Last but not least, in resolving conflict, Stephanie could use the understanding response which “requires a listener to check his or her comprehension of the speaker’s message by paraphrasing and perception checking” (Rothwell, 2004). In time code 1:37 to 1:55, rather than shouting “don’t you dare talking to me about any damn united front”, Stephanie could have responded “I understand you’re concerned about the future of Forrester, and you agree that Brooke’s behavior is unacceptable.”
Based on the clip, I perceived Eric to be in the right. The first attribution that I’ve made with regards to his behavior is based on internal attribution which is caused by internal factors such as “personality, characteristics and individual belief” (Dobkin-Pace, 2006). In the argument, Eric has consistently portrayed a strong characteristic as a businessman as he showed that he certainly knows what is best for the company and stood by it. The first cue is he tells Stephanie that the argument is not about her and that they should worked together to put up a united front so as to convince the media that the company is not falling apart. Secondly, although he has a personal relationship with Brooke, his argument with Stephanie has never been based on his feeling but for the interest of the company.
The second attribution I made is based on external attribution which is caused by “external forces such as the social situation or physical environment” (Dobkin-Pace, 2006). The main reason why the arguments between Eric and Stephanie started is because Stephanie made a rude remark towards Brooke in public which might jeopardize the future of the company. Because the remark was made in public, Eric had to react immediately to defend Brooke hence not able to control himself as he is overwhelmed with shock and anger. I made this attribution based on the words of Eric who reminded Stephanie that it is wrong to insult Brooke in front of her children, employees and media (cue 00:27 sec to 1.05 sec).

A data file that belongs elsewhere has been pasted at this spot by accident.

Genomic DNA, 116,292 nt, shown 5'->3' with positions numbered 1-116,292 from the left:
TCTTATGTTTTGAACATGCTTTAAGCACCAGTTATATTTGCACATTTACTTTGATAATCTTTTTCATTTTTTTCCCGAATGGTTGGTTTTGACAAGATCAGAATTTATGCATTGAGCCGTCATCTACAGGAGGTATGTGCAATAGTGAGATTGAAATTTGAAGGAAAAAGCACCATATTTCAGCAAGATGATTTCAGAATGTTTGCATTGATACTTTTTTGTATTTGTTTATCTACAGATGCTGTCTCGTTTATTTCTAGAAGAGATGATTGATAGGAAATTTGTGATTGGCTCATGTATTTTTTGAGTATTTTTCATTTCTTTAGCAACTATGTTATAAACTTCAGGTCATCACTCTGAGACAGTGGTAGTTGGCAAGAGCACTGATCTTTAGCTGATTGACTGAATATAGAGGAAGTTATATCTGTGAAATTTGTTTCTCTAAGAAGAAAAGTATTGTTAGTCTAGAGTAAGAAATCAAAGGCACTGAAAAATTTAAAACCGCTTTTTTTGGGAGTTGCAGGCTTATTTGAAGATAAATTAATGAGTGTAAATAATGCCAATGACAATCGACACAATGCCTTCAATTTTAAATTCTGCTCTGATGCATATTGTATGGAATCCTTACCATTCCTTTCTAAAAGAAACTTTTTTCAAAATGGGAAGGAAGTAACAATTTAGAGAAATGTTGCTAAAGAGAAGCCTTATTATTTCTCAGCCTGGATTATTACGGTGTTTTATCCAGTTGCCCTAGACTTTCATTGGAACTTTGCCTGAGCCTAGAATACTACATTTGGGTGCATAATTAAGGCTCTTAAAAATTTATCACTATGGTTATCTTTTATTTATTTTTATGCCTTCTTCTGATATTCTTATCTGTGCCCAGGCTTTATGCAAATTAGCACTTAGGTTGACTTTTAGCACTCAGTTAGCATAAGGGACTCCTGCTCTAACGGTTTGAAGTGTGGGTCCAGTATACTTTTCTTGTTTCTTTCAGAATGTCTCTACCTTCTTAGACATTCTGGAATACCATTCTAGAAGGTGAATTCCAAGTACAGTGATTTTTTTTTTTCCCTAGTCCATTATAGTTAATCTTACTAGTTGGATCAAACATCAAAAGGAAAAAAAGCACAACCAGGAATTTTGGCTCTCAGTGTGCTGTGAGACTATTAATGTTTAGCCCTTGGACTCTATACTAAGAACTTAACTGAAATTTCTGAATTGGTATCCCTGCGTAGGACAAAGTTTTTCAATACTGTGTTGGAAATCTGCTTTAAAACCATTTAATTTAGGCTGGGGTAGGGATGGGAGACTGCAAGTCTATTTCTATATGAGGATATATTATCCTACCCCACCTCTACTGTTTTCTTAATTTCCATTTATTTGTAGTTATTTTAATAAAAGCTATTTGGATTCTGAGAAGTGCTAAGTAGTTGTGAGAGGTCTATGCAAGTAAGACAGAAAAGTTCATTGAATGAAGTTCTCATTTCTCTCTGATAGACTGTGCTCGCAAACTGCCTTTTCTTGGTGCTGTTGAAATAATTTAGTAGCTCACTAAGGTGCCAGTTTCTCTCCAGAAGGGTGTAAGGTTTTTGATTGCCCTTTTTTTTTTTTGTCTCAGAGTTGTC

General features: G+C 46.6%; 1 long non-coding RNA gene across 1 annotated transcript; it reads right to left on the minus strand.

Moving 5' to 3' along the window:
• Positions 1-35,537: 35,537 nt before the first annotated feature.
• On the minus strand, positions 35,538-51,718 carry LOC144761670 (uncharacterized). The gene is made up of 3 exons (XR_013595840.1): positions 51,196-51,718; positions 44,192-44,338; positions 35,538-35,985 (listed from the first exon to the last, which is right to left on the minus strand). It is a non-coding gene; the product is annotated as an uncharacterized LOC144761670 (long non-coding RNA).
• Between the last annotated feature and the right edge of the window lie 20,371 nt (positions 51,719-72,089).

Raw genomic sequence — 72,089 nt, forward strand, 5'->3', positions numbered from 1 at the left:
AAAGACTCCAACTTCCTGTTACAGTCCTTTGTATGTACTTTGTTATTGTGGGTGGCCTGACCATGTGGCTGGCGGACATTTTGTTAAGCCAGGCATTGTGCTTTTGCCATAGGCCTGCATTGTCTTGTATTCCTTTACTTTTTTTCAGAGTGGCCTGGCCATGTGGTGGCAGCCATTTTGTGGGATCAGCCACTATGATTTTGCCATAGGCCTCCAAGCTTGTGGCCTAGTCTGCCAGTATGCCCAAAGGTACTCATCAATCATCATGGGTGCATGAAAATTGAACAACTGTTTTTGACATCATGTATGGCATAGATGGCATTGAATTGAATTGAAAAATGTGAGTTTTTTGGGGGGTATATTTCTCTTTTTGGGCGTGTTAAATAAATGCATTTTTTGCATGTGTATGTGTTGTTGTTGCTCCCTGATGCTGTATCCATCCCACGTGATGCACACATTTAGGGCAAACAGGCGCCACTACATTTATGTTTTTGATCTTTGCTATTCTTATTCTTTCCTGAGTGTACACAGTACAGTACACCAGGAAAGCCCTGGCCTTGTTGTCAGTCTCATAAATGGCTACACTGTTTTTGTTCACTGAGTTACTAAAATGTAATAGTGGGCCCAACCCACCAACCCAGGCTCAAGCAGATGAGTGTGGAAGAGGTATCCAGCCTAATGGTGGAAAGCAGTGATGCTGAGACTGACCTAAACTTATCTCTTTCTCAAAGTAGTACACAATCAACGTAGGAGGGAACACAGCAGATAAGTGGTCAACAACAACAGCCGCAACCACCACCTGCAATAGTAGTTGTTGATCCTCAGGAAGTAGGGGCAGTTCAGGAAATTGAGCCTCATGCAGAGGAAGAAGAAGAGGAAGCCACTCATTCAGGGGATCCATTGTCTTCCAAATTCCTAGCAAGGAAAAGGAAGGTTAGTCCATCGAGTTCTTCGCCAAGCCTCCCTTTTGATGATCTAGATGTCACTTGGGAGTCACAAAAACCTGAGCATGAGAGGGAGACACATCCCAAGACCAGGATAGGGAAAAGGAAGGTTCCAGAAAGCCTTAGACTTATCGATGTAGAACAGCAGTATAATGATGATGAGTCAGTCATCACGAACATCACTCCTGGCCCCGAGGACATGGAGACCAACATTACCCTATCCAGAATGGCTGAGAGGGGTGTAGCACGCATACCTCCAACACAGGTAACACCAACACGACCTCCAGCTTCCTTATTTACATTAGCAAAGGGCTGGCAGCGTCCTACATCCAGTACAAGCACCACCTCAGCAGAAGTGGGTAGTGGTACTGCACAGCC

In making my attribution about Eric, there are two biases that I may have made. Firstly is the fundamental attribution error which is defined as “the overestimation of the degree to which other people’s behaviors are due to internal factors and underestimation of the significance of external forces” (Dobkin-Pace, 2006). I mentioned earlier that Eric’s defense toward Brooke is solely for the benefit of the company. However, I may have overestimated the behavior. It can be possible that Eric still have feelings towards Brooke whom he had children with. This in turn, explained his behavior towards Stephanie when she made a remark on Brooke.
Secondly is the attractiveness bias which means “we tend to think better of attractive than unattractive people and we tend to make positive attributions about their behavior” (Dobkin-Pace, 2006). From the start, I have paid more attention to Eric’s points rather than Stephanie due to the fact that as a women, I tend to be attracted to physical attractiveness of a male as compared to female which I believe affects my attributions.
It is natural for human beings to make perceptions toward others without finding the actual facts. Based on the study above, it is proven that these biased perceptions tend to cause grievances, misunderstanding and conflicts. Therefore, it is important to practice good communication in our everyday lives.
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Bostrom R. N. (1996b). Cognition, behavior, and listening: A reply to Thomas and Levine. Human Communication Research. Retrieved February 27, 2010, from http://www.uky.edu/~bostrom/ncalist3.htm
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Mulac, A., Wiemann, J., Wideman, S., & Dibson, T. (1988). Male/female language differences and effects in same-sex and mixed-sex dyads: The gender-linked language effect. Communication Monographs, 55, 315-335.
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Steward, L., Cooper, P., Stewart, A., & Friedley, S. A. (1996). Communication and Gender. Scottsdale, AZ: Gorsuch Scarisbrick.
Wood, J. T. (2004). Interpersonal Communication: Everyday Encounters. New York: Wadsworth. Retrieved February 27, 2010, from http://department.monm.edu/portfolio/cata2005/kstitt/Relationship%20Paper.htm